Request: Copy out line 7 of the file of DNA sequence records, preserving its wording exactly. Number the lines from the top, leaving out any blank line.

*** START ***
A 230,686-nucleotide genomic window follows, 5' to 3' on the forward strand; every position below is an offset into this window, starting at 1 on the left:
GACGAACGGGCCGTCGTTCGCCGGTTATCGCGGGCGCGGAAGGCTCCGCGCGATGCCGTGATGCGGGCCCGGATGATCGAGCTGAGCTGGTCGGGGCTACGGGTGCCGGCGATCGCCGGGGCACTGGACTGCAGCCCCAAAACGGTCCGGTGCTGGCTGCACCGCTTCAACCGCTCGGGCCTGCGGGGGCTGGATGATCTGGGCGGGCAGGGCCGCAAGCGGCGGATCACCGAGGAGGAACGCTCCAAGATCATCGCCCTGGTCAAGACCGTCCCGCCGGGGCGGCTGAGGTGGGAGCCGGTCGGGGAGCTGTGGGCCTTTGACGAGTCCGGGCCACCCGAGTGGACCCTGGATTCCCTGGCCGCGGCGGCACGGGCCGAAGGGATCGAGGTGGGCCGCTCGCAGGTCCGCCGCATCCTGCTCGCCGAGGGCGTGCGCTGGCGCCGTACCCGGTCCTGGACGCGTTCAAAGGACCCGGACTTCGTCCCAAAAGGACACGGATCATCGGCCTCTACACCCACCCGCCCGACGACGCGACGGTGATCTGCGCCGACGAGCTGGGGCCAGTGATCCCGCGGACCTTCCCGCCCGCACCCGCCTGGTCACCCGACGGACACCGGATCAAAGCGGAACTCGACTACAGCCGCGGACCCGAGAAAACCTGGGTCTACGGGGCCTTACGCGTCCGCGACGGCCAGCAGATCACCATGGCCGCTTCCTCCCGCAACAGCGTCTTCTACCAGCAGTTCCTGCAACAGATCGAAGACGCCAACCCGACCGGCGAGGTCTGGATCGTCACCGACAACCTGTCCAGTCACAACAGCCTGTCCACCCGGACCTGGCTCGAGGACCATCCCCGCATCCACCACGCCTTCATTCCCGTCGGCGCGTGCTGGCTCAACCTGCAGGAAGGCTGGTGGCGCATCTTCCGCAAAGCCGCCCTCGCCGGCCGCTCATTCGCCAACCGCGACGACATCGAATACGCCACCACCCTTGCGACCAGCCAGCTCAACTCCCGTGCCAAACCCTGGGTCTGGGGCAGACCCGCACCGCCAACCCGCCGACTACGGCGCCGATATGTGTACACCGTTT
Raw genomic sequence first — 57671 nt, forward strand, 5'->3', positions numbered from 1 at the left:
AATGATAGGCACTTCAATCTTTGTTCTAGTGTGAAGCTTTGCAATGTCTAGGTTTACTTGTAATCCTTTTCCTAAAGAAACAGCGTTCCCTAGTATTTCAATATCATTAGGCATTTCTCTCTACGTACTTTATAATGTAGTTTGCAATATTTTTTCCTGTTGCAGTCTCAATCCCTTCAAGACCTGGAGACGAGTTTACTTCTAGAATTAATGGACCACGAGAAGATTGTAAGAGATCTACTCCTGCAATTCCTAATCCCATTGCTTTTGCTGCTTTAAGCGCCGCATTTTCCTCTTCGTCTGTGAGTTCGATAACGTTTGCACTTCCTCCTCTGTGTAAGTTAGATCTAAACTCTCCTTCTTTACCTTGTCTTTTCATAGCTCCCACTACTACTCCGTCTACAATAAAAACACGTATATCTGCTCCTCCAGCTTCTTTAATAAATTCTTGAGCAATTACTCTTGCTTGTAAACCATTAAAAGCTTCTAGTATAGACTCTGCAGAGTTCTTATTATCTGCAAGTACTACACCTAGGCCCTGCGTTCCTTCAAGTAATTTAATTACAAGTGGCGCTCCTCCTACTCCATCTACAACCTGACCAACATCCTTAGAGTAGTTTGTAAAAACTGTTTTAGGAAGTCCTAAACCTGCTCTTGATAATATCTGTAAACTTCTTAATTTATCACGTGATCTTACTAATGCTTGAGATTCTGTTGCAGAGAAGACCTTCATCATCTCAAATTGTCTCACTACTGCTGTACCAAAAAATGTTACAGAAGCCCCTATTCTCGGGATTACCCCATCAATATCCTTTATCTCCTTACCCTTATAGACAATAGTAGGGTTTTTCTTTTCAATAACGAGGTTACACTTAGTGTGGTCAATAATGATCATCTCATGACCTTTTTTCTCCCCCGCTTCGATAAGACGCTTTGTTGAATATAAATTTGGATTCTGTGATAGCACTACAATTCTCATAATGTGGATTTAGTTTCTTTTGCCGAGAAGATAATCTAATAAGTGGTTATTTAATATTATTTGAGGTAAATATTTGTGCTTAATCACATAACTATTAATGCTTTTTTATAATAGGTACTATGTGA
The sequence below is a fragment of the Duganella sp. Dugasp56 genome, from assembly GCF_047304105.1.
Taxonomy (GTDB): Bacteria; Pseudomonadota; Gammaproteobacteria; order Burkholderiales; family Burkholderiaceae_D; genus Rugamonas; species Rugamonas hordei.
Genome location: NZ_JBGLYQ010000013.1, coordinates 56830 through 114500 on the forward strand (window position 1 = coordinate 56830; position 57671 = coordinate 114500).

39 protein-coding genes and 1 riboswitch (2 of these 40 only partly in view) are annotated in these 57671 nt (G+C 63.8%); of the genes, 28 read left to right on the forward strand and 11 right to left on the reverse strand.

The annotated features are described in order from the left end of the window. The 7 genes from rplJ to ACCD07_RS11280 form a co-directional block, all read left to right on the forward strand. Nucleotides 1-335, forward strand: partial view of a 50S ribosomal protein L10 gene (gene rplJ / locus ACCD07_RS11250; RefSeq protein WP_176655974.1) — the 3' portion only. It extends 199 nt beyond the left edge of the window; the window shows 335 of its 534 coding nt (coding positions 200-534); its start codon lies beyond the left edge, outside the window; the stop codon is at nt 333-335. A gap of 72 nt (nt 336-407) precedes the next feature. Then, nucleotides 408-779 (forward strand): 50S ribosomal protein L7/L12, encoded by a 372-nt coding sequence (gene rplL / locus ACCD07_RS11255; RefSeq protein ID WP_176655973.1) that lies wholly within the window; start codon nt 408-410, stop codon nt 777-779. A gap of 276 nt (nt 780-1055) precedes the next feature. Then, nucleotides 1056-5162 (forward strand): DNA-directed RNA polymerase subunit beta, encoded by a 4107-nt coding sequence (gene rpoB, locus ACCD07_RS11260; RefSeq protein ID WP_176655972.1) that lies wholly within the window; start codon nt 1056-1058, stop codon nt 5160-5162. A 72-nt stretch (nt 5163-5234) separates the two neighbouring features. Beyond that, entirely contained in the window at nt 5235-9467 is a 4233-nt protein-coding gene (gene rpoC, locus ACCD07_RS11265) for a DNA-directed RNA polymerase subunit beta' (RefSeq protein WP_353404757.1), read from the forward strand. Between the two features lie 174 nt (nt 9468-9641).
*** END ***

Genome location: NZ_JBGLYQ010000013.1, coordinates 56830 through 114500 on the forward strand (window position 1 = coordinate 56830; position 57671 = coordinate 114500).